Related Video: What is a Stent?
In coronary stenting, a mesh, metal tube is placed in an artery in the heart. The tube is called a stent. It helps to keep the artery open. It is placed after an artery has been cleared of blockage during an angioplasty .
There are 2 types of stents. One is called a drug-eluting stent. It is coated with a medication that is slowly released. The medication helps decrease the rate of reblockage in the artery. The other type of stent is called a bare-metal stent. It does not contain any medication. Your doctor will discuss which stent option is best for you.
|Coronary Artery: Stent Procedure|
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If you are planning to have a stent, your doctor will review a list of possible complications. These may include:
- Bleeding at the point of the catheter insertion
- Damage to the walls of arteries, causing you to need additional procedures or surgery
- Heart attack , or abnormal heart beats known as arrhythmia
- Allergic reaction to x-ray dye
- Blood clot formation
Sometimes the procedure is not successful or the artery narrows again. You may require repeat angioplasty or coronary artery bypass grafting (CABG).
Factors that may increase the risk of complications include:
- Allergies to medications, shellfish, or x-ray dye
- Bleeding disorder
- Increased age
- Recent pneumonia
- Recent heart attack
- Kidney disease
This content is reviewed regularly and is updated when new and relevant evidence is made available. This information is neither intended nor implied to be a substitute for professional medical advice. Always seek the advice of your physician or other qualified health provider prior to starting any new treatment or with questions regarding a medical condition.
Edits to original content made by Denver Health.
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Call for Medical Help Right Away If Any of the Following Occur
Call for medical help right away if you have symptoms including:
- Drooping facial muscles
- Changes in vision or speech
- Difficulty walking or using your arms
- Change in sensation to affected leg or arm, including numbness, feeling cold, or change in color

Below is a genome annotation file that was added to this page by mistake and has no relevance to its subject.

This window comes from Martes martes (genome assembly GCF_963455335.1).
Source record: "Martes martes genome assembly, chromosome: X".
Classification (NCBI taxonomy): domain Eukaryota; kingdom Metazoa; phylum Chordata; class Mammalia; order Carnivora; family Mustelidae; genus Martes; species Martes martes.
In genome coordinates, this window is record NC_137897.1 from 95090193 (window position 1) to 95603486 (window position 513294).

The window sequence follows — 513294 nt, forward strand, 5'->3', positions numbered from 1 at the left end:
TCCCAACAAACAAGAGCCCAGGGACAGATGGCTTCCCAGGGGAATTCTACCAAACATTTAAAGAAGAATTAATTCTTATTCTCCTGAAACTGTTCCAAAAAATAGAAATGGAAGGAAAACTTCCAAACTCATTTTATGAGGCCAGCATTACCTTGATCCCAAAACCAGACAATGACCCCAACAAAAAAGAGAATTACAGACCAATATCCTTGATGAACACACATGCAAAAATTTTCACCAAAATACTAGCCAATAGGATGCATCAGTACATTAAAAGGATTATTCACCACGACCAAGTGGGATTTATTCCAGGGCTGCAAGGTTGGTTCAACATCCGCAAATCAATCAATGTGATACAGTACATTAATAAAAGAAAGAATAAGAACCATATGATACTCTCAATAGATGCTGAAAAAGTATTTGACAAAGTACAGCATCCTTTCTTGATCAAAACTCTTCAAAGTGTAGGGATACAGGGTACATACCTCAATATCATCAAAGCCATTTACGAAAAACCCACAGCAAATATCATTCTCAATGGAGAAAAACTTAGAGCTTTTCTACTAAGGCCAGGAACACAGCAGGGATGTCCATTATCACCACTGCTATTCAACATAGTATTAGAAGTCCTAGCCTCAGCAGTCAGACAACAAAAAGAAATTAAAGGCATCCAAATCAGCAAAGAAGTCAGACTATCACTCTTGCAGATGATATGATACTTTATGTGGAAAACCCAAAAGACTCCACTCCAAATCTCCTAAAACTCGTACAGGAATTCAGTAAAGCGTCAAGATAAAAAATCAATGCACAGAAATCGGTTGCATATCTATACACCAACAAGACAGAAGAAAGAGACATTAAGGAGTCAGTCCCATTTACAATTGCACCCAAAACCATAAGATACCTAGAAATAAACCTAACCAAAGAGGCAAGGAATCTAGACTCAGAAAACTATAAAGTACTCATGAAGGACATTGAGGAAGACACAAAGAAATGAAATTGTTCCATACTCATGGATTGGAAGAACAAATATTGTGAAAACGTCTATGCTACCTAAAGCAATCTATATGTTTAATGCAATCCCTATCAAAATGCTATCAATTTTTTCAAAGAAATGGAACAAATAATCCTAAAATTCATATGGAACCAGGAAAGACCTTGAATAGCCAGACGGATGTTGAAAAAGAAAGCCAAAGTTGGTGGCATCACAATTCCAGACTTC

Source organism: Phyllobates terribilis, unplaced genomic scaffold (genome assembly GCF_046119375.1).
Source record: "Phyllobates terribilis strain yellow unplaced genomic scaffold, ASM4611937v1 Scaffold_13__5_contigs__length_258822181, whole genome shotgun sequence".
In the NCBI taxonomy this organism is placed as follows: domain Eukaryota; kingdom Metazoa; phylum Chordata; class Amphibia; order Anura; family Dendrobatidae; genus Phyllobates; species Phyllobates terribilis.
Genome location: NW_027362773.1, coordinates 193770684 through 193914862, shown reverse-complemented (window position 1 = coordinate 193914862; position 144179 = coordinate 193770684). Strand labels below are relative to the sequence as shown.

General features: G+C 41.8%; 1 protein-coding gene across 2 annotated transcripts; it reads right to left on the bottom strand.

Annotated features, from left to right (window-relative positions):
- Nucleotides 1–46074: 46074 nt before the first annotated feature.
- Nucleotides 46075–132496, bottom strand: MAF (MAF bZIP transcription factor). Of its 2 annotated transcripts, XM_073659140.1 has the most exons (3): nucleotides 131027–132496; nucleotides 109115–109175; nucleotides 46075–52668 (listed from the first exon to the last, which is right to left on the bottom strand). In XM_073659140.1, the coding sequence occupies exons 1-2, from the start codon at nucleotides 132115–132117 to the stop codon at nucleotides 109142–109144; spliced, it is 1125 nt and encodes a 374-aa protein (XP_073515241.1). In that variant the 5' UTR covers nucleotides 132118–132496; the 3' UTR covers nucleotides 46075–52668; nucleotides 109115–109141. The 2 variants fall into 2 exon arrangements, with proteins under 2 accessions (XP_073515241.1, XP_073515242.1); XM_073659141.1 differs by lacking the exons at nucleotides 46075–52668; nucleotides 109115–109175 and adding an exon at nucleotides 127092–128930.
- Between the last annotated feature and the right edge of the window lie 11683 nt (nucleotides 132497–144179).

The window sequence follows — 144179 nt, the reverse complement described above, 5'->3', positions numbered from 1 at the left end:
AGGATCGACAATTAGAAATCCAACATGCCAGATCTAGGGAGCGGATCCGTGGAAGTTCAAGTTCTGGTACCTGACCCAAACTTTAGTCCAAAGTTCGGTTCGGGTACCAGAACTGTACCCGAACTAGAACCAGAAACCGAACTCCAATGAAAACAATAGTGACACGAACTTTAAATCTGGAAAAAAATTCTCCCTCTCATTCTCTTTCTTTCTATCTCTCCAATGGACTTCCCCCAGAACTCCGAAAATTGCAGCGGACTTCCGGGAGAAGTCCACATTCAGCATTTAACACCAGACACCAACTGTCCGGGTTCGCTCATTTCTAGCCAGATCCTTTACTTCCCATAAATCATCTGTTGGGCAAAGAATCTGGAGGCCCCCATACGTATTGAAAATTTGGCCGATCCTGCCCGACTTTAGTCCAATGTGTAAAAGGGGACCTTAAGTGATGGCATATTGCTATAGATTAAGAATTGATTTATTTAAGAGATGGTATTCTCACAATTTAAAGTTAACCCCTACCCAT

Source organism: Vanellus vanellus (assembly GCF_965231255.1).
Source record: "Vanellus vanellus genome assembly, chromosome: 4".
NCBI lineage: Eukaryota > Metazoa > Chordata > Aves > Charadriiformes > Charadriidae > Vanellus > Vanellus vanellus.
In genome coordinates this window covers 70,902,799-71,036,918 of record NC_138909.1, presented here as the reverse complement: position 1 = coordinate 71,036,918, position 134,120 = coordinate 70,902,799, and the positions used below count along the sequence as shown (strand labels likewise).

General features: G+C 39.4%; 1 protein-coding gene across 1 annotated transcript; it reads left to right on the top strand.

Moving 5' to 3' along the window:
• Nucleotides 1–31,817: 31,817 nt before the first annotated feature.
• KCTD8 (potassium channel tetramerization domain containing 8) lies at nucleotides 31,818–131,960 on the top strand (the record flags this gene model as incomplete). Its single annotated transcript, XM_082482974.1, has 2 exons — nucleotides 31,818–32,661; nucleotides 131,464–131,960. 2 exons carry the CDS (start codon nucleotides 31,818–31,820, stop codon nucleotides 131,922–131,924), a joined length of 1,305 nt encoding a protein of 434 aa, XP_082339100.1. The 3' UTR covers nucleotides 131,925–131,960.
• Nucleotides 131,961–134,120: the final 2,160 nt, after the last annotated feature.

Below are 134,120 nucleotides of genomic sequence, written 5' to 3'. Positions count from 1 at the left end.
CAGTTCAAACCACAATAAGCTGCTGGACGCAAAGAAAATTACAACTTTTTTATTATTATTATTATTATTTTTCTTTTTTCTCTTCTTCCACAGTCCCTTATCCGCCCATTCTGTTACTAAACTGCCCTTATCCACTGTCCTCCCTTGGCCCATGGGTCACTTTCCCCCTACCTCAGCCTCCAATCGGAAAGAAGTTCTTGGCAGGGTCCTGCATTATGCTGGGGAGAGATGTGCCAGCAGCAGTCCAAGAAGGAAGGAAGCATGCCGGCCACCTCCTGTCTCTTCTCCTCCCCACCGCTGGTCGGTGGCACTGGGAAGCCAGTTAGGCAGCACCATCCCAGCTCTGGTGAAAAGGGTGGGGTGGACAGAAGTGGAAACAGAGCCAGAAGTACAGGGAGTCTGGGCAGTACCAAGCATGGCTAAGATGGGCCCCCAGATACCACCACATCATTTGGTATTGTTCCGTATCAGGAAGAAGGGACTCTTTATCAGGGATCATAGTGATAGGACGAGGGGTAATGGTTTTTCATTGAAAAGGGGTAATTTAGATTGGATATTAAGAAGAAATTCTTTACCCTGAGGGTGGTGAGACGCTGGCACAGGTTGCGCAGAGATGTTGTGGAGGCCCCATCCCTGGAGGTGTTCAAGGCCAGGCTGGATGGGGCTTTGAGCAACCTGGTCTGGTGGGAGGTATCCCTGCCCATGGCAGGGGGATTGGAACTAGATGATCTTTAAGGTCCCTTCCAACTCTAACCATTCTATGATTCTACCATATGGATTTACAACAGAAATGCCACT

- Extreme sweating, nausea or vomiting
- Chest pain
- Rapid, irregular heartbeat
- Cough, shortness of breath, or difficulty breathing
- Weakness or fainting
If you think you have an emergency, call for emergency medical services right away.
American Heart Association http://www.heart.org
National Heart, Lung, and Blood Institute http://www.nhlbi.nih.gov
Canadian Cardiovascular Society http://www.ccs.ca
Heart and Stroke Foundation http://www.heartandstroke.com
American College of Cardiology Task Force. American College of Cardiology/Society for Cardiac Angiography and Interventions clinical expert consensus document on cardiac catheterization laboratory standards: a report of the American College of Cardiology Task Force on clinical expert consensus documents. J Am Coll Cardiol. 2001;37(8):2170-2214.
Bravata DM, Gienger AL, McDonald KM, et al. Systematic review: the comparative effectiveness of percutaneous coronary interventions and coronary artery bypass graft surgery. Ann Intern Med. 2007;147:703-716.
Camenzind E. Treatment of in-stent restenosis—back to the future? N Engl J of Med. 2006;355:2149-2151.
Explore stents. National Heart, Lung, and Blood Institute website. Available at: http://www.nhlbi.nih.gov/health/health-topics/topics/stents. Updated December 17, 2013. Accessed June 9, 2016.
Shuchman M. Trading restenosis for thrombosis? New questions about drug-eluting stents. N Engl J of Med. 2006;355:1949-1952.
11/7/2007 DynaMed Plus Systematic Literature Surveillance http://www.dynamed.com : Bravata DM, Gienger AL, McDonald KM, et al. Systematic review: the comparative effectiveness of percutaneous coronary interventions and coronary artery bypass graft surgery. Ann Intern Med. 2007;147(10):703-716.